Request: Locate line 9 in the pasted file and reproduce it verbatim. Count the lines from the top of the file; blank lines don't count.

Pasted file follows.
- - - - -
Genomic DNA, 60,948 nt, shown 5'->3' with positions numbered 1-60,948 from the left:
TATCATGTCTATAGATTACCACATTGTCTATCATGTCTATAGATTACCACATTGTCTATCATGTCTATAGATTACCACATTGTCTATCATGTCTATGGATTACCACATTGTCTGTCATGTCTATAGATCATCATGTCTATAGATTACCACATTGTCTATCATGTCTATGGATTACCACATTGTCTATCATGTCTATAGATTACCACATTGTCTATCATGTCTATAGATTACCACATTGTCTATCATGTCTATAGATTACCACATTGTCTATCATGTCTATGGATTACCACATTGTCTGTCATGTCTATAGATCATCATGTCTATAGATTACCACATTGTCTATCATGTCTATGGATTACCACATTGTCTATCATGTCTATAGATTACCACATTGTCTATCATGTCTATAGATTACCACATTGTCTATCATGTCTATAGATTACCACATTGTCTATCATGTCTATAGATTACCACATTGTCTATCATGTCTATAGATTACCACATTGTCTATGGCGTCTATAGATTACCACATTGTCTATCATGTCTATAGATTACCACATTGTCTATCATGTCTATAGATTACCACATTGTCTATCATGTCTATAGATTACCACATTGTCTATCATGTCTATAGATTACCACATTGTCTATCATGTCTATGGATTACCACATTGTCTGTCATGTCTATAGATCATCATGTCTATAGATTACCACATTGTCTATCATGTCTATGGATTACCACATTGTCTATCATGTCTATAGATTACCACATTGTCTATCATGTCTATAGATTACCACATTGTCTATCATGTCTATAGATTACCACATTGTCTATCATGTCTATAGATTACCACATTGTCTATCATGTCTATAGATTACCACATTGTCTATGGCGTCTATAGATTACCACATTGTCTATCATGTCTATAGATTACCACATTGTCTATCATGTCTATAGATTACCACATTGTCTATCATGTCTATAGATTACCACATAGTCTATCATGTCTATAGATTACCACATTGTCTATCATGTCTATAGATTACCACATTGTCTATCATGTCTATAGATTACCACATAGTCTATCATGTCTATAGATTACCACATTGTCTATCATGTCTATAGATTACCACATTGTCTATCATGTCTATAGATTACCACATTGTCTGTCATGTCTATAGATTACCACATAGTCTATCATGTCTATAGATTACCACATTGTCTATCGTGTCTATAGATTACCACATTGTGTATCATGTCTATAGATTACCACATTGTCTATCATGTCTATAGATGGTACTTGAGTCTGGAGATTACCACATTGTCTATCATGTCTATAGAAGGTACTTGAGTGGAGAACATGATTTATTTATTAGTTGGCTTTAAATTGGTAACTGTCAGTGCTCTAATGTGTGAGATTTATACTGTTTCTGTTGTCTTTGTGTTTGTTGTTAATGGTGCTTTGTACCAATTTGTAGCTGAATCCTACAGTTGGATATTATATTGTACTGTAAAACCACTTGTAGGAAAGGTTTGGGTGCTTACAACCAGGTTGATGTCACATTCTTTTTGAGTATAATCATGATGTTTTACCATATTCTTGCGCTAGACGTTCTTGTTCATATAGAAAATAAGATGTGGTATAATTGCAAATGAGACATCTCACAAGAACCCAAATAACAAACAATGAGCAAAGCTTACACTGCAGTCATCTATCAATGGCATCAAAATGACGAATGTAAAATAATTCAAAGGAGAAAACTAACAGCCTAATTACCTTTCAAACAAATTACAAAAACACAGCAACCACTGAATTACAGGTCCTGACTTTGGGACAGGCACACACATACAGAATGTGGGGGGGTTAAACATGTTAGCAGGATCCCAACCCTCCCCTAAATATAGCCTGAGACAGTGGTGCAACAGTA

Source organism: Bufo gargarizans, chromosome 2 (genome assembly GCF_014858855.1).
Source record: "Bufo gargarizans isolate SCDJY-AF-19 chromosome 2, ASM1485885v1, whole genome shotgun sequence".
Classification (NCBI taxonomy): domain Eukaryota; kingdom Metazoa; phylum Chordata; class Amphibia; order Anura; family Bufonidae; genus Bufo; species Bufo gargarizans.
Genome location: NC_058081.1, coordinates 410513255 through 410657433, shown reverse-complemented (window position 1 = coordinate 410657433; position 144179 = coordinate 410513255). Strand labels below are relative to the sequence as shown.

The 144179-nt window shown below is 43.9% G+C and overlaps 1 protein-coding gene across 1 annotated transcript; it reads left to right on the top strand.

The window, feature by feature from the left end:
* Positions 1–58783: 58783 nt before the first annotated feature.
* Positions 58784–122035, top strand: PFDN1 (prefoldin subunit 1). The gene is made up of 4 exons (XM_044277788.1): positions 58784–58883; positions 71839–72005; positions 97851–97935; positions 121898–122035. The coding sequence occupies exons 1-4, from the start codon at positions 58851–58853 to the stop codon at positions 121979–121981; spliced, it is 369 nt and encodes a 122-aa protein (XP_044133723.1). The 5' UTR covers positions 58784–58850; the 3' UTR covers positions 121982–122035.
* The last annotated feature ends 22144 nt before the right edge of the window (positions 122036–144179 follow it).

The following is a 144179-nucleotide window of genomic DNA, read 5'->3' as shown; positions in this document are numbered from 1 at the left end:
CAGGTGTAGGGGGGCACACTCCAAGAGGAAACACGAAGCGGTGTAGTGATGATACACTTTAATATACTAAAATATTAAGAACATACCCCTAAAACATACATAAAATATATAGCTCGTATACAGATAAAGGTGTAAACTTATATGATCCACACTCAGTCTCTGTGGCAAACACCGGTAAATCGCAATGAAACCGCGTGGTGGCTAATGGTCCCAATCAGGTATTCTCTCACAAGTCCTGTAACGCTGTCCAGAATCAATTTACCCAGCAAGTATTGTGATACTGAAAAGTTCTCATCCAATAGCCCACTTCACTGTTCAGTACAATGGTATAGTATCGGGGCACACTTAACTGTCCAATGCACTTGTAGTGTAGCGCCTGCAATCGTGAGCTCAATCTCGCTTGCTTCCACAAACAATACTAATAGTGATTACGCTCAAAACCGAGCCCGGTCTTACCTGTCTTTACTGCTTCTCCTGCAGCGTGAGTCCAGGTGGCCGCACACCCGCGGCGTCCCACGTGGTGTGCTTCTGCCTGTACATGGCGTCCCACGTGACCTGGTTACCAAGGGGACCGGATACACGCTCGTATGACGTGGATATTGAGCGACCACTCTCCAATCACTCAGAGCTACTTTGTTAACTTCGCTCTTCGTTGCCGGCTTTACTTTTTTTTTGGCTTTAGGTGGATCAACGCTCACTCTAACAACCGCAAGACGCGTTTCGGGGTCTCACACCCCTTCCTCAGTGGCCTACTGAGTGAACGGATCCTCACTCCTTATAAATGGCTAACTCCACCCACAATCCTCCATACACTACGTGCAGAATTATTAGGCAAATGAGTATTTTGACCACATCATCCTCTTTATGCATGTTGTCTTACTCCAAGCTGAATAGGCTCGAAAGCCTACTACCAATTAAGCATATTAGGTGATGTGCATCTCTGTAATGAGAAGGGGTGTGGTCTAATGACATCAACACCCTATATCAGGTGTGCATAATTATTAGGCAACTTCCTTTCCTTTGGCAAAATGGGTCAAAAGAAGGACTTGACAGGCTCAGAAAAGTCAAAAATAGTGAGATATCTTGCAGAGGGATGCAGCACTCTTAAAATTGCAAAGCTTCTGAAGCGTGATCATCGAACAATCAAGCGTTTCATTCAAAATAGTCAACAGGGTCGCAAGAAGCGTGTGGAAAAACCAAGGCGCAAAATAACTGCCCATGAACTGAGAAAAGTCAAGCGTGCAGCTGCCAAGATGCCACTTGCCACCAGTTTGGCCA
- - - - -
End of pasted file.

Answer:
* Positions 1–58783: 58783 nt before the first annotated feature.